The quickest way to do this will be to build partnerships or form corporate ventures with fintech players, opening up their infrastructure for fintech players to integrate with and drive innovation at this time. Specific solutions could be explored, based on which sectors are most resilient and more likely to be receptive to digital activity.
Actions for investors to consider
Providers of capital, including private equity (PE) firms, venture capital (VC) companies, and angel investors, have a key role to play in unlocking the potential of fintech in Nigeria. Three elements for them to consider are:
Providers of capital, including private equity firms, venture capital companies, and angel investors, have a key role to play in unlocking the potential of fintech in Nigeria.
1. Recalibrate your investment theses for this space
Just as PE investors have realized that PE in Africa requires a ‘‘hands-on’’ approach with a focus on operational transformation and less ‘‘light-touch’’ financial engineering, so VC investors may wish to review their investment theses for startups in Nigeria.
Typically, these focus on capital appreciation potential and could be expanded to include a better understanding of cash flow and cash generation as well as enabling infrastructure. Investors could perhaps also explore actions beyond capital injection to encompass capability injection and active coaching. Above all, investors need to have a realistic perspective on the market headwinds and plan how to adjust their expectations and investment horizon accordingly.
2. Look beyond startups
Traditionally, fintech investments have gone to startups, but there are many opportunities beyond startups that could be considered. An offshoot of a financial services incumbent or a non-banking player looking to ‘‘add-on’’ financial services could also be a positive prospect to examine. In addition, investors may want to explore the broader landscape for investments in the enabling infrastructure for fintechs and the digital acceleration of the economy.
3. Harness deal making expertise to bridge the partnership gap between fintechs and incumbents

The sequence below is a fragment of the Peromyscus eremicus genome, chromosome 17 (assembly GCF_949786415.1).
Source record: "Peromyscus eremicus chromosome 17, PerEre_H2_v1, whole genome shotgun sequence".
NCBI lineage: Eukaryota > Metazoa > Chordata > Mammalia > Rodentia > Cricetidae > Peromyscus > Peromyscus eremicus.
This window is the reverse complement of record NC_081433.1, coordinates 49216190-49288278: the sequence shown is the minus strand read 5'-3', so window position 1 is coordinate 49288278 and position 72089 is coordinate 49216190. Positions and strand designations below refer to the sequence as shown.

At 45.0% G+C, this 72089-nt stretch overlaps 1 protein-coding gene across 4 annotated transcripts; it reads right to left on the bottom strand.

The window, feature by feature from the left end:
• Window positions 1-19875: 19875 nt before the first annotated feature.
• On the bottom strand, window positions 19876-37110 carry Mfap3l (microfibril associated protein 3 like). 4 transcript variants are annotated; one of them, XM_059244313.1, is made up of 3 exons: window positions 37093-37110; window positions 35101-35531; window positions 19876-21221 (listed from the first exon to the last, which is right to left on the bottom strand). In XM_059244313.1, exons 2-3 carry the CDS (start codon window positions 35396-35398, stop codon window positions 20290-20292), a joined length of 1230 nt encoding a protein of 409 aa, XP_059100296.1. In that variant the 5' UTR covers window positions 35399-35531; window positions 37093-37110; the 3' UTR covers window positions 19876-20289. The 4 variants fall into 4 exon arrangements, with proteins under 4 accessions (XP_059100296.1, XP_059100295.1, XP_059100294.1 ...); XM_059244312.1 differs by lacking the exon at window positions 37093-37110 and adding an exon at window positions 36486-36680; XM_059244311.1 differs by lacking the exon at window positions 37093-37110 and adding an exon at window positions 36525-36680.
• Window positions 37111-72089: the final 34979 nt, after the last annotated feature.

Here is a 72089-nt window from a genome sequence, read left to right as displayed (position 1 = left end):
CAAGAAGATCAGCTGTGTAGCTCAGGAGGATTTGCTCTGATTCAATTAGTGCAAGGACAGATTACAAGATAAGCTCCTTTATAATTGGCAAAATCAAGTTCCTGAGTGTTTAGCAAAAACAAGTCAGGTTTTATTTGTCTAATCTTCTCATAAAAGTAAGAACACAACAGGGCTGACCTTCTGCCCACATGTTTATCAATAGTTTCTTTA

Alliances and partnerships between fintech startups and incumbents have not fared well for various reasons, with a lack of equality between partners often cited; partnership after all suggests a peer-based relationship, which is not always the case. VCs may be able to speak the language of an incumbent and may also be seen as a peer, while being comfortable operating with startups and portfolio companies. This ambidexterity could make it easier for a VC to serve as an honest broker, acquiring controlling stakes in fintechs and brokering relevant joint ventures or partnerships with incumbents, filling a gap in the market and creating value that is more than the sum of its parts.
Actions for regulators, governments, and development partners to consider
Government regulators, such as the CBN have acted swiftly during the crisis to promote the use of digital financial services. For example, they have collaborated with banks and non-bank payments players to restructure transaction fees and transaction limits to encourage digital payments; relaxed certain financial regulations to allow easier access to digital payment tools, such as allowing the use of a Bank Verification Number (BVN) or registered phone number to open digital accounts; embraced digital payments for the payment of welfare grants; and reviewed capital and currency controls to strike a balance between protecting the economy and creating access to hard currency to stimulate economic activity. More broadly, the CBN’s regulatory policies on cashless payments and financial inclusion have all been key factors in creating an enabling environment for fintech in Nigeria.
In the longer term, unlocking the next wave of innovation may require collaboration between multiple regulators—primarily the CBN, the National Communications Commission, the National Insurance Commission (NAICOM), and the Securities and Exchange Commission. We highlight three areas that could significantly impact the fintech ecosystem at this time:
1. Create a clear interface with the regulator for fintech
Regulatory bodies could set up robust structures to support fintechs within the regulatory framework to encourage innovation and experimentation, while managing risk. The Financial Services Innovators Association innovation sandbox launched in December 2019 is a step in the right direction, but more action is required to ensure that it delivers on its promise to stakeholders. This could include fast-tracking product-approval processes to help fintech players to take financial inclusion initiatives to market faster, regular updates, reviews of policies, and streamlining the licensing procedures, among other things. The government could also consider having a council of private-sector leaders to deliberate on their digital priorities—similar to what the Monetary Authority of Singapore (MAS) has implemented to promote its fintech agenda.